Mark Handley illustration - Josie Barnard on William Faulkner, Slightly Foxed Issue 19

Southern Comfort

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When I sat down to start this piece, I nearly got tangled up in theory. William Faulkner was so brilliantly experimental with form, and consequently captured the interests of literary critics over such a broad spectrum, that it is very easy to get tangled. Then I recalled why I had wanted to write about Faulkner in the first place. I’d wanted to revisit two books by which I had been smitten in my teens.

‘Interested in’; ‘challenged by’: surely those reactions are more appropriate when it comes to Faulkner. But, aged 16, when perhaps I should have been thinking more about make-up and boys, in my spare time I was busy being smitten by his writing.

I was living in late-1970s Yorkshire, with woolly sheep on the moor outside and gaudy pop bands such as the Bay City Rollers and The Sweet on the telly. What on earth did I get from Faulkner? He was nowhere near the curriculum. I sought out and read for pleasure As I Lay Dying and The Sound and the Fury, books that tackled class divisions, incest, poverty and death in the 1930s in the American South. Faulkner’s Mississippi couldn’t have been much further from me geographically or thematically – at first glance.

Nearly three decades later, in Wales last summer, almost immediately upon opening As I Lay Dying, in the voice of Cora I recognized a woman from my home village who had always frightened me. It was visceral. Yet Cora is, certainly at the beginning of Faulkner’s novel, apparently a kind, good woman, and in any case surely marginal to the main story. It was precisely these qualities that made me think of the woman from my home village, who I’ll call Mrs C. There are no flies on Cora. She has scrimped and saved to make cakes to sell to a rich lady who has decided she doesn’t want them, but Cora doesn’t mind because ‘The Lord can see into the heart.’ And she has remained painfully, selflessly committed to her dying neighbour Addie Bundren, whose death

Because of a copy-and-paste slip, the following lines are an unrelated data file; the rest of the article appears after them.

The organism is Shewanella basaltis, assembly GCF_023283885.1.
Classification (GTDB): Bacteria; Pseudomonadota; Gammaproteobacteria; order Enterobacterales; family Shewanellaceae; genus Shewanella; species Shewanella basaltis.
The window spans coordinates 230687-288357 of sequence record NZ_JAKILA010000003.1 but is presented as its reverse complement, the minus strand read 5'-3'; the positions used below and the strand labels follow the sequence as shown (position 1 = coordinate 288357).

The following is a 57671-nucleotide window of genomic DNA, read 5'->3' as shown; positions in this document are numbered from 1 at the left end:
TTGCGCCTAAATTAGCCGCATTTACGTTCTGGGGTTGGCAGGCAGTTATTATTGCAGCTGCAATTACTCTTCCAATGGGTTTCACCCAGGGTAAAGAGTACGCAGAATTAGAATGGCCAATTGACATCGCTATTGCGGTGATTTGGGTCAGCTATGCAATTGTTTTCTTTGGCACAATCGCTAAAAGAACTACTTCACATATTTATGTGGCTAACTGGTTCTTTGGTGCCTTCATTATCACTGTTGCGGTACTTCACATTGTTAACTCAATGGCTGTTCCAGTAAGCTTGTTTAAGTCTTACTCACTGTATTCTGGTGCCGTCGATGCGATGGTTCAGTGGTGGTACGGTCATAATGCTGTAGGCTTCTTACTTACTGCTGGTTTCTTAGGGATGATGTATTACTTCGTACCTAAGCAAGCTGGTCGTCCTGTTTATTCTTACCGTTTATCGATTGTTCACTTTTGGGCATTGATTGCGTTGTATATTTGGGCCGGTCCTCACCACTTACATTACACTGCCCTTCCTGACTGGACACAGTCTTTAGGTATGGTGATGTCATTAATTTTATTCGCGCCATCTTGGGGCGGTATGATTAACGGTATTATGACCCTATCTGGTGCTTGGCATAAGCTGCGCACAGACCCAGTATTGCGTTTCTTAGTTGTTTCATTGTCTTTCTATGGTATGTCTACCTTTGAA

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About the contributor

Josie Barnard has written two novels, Poker Face and The Pleasure Dome, and is currently saving up to fly out to see the bluegum and jimson weed that characterized Faulkner’s Yoknapatawpha County.

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